By Dave Barton
By LP Hastings
By Sarah Bennett
By LP Hastings
By Jena Ardell
By Steve Lowery
By R. Scott Moxley
By Joel Beers
Um, er, uh, yeah, maybe, Pete Doherty, while you're down there on your knees in some squat, looking for whatever it is you're looking for, you should look up to the sky, to the heavens, and support our troops? Just an idea. 'Cause without, say, World War II, for instance, and all that R&D money, there might be no acetate, maybe no Chromspun, no rayon and certainly no Holy Trinity (nylon/orlon/dacron) for you. Or for Madness, Hedi Slimane and Christian Dior.
We gave you your look, fun boys. Wear it well. (Drug possession aside, Pete, you're already doing better with it than we did.) Have you seen it—Christian Dior Homme's summer line? I know it's been out for just a bit (and it will be gone soon), but damn! I remember this stuff when we made it—the Mod cardigans with striped plackets and ribbing, the striped, short-sleeved knit polos (Jack Nicklaus by Revere), the Lancers and Sansabelt sharkskin slacks, the black pointy oxfords with white uppers. It looked good then.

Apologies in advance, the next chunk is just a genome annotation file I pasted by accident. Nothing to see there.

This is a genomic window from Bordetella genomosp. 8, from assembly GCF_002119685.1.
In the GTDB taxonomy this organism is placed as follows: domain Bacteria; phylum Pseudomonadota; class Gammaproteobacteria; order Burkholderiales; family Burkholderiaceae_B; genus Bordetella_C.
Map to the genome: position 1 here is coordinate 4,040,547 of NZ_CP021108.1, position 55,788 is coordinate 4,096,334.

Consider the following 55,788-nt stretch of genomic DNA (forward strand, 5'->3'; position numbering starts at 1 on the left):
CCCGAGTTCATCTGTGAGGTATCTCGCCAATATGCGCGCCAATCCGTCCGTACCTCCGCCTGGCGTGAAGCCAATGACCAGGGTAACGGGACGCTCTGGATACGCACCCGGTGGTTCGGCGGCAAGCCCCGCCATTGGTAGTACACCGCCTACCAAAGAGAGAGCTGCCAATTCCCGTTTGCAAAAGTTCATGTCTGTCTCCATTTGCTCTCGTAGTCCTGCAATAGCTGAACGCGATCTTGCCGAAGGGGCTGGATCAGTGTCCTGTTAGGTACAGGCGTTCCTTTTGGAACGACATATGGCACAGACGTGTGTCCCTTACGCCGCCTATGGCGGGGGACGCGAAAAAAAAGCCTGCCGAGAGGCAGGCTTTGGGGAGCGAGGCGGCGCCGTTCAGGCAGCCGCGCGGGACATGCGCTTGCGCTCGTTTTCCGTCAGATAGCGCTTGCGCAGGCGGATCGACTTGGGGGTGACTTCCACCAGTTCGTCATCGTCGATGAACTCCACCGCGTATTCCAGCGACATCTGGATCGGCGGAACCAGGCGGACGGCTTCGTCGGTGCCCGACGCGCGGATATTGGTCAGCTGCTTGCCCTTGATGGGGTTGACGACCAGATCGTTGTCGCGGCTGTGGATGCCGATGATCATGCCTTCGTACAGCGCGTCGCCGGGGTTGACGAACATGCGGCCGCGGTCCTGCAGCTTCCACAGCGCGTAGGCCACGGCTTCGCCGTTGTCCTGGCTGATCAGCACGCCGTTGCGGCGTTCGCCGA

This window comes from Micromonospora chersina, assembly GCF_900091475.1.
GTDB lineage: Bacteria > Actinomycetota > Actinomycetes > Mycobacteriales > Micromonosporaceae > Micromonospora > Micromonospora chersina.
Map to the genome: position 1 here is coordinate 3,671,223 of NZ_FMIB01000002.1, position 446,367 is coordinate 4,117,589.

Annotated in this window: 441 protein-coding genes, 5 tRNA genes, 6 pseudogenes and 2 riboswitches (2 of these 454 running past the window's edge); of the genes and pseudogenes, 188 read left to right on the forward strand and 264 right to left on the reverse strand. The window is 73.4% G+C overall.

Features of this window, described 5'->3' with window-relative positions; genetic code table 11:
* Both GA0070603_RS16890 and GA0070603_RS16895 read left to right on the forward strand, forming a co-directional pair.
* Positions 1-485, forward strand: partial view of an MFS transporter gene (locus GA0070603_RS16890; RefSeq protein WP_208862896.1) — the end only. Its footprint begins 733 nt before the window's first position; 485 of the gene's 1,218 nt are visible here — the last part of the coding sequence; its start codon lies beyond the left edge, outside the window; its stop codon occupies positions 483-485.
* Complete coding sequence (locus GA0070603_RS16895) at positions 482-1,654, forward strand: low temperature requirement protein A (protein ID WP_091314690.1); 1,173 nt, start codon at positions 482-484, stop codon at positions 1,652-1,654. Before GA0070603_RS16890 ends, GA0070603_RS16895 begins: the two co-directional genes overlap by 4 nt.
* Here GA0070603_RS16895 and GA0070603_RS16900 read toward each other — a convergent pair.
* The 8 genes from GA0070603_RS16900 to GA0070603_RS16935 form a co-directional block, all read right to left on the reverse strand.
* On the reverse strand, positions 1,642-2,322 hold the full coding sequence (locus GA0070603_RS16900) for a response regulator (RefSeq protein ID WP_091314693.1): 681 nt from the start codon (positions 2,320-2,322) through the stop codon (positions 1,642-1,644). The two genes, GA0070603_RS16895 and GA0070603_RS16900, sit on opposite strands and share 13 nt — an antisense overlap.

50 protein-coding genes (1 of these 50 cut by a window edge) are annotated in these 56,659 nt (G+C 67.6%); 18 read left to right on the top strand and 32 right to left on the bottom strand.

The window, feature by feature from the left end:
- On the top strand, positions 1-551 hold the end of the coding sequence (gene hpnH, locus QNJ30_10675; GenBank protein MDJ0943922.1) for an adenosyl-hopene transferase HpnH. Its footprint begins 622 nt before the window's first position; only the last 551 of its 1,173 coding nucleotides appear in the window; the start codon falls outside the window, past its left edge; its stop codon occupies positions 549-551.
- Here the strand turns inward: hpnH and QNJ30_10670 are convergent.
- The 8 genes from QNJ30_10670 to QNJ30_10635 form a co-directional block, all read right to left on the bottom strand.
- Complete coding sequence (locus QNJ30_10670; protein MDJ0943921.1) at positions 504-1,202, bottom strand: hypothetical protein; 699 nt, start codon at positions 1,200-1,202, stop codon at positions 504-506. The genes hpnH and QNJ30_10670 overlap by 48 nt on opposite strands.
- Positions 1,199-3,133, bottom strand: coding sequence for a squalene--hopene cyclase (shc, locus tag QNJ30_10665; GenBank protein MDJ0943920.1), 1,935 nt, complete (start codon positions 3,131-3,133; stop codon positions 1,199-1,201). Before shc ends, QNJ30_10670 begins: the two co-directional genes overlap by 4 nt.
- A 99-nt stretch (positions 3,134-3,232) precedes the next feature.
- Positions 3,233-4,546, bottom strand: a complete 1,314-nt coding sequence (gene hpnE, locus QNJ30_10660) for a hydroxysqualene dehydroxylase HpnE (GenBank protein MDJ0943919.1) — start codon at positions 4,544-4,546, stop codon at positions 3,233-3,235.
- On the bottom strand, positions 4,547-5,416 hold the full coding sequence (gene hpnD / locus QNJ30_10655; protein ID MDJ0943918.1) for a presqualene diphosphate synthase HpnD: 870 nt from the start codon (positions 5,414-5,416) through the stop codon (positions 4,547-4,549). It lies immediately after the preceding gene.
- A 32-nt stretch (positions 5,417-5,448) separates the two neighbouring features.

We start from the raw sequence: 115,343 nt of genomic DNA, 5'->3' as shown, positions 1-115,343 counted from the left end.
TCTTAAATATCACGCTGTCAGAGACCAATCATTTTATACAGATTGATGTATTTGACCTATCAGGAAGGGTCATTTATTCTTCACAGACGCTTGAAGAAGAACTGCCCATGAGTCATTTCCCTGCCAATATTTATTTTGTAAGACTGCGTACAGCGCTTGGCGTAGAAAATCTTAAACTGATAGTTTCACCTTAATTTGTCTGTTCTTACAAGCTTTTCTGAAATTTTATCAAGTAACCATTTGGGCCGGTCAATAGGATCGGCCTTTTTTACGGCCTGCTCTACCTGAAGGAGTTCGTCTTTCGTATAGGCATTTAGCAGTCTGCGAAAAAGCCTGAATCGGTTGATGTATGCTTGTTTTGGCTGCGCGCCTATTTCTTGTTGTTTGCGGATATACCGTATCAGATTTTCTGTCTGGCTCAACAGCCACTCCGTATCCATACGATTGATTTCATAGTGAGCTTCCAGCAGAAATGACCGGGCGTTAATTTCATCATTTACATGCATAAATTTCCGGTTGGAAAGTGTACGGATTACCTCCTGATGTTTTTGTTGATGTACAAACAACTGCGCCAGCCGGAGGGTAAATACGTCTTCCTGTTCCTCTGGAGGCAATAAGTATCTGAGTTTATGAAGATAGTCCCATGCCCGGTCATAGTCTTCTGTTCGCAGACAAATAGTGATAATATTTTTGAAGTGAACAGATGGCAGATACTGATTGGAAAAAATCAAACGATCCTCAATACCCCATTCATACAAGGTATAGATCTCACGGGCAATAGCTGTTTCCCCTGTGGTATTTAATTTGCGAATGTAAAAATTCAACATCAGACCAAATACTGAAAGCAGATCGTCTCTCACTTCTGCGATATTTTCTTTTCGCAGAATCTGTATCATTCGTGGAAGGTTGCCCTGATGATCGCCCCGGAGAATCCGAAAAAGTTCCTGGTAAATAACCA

It looks better now that Dior is selling it back to us: the cut and the materials taken upmarket. It'd be just sad nostalgia for the thrift stores if they weren't doing sooo well. But maybe it still is. You can judge at fashion.dior.com/homme/
Because they nailed it: the Madness look (stingy-brim fedoras and squared-off shades); the Mod/Rude Boy thing (skinny suspenders, slimfit trousers, polo shirts, black checkered stuff); the '60s style (knit cardigans, pullover sweaters, polos, shirt-jackets). It's so good to see these things again that you forget to wonder who's making them—or to consider that a Dior polo shirt sells for more than $100 if you can find it, which you can't. (It's at Wynn's new place in Vegas.)
And Doherty is the perfect sometimes-pitchman for the job of sleeping in, and then wearing out, the occasional, rumpled Dior piece or outfit: he never eats, which keeps him skinny enough to pull it off. It helps if you're skinny, and hungry. And we're not.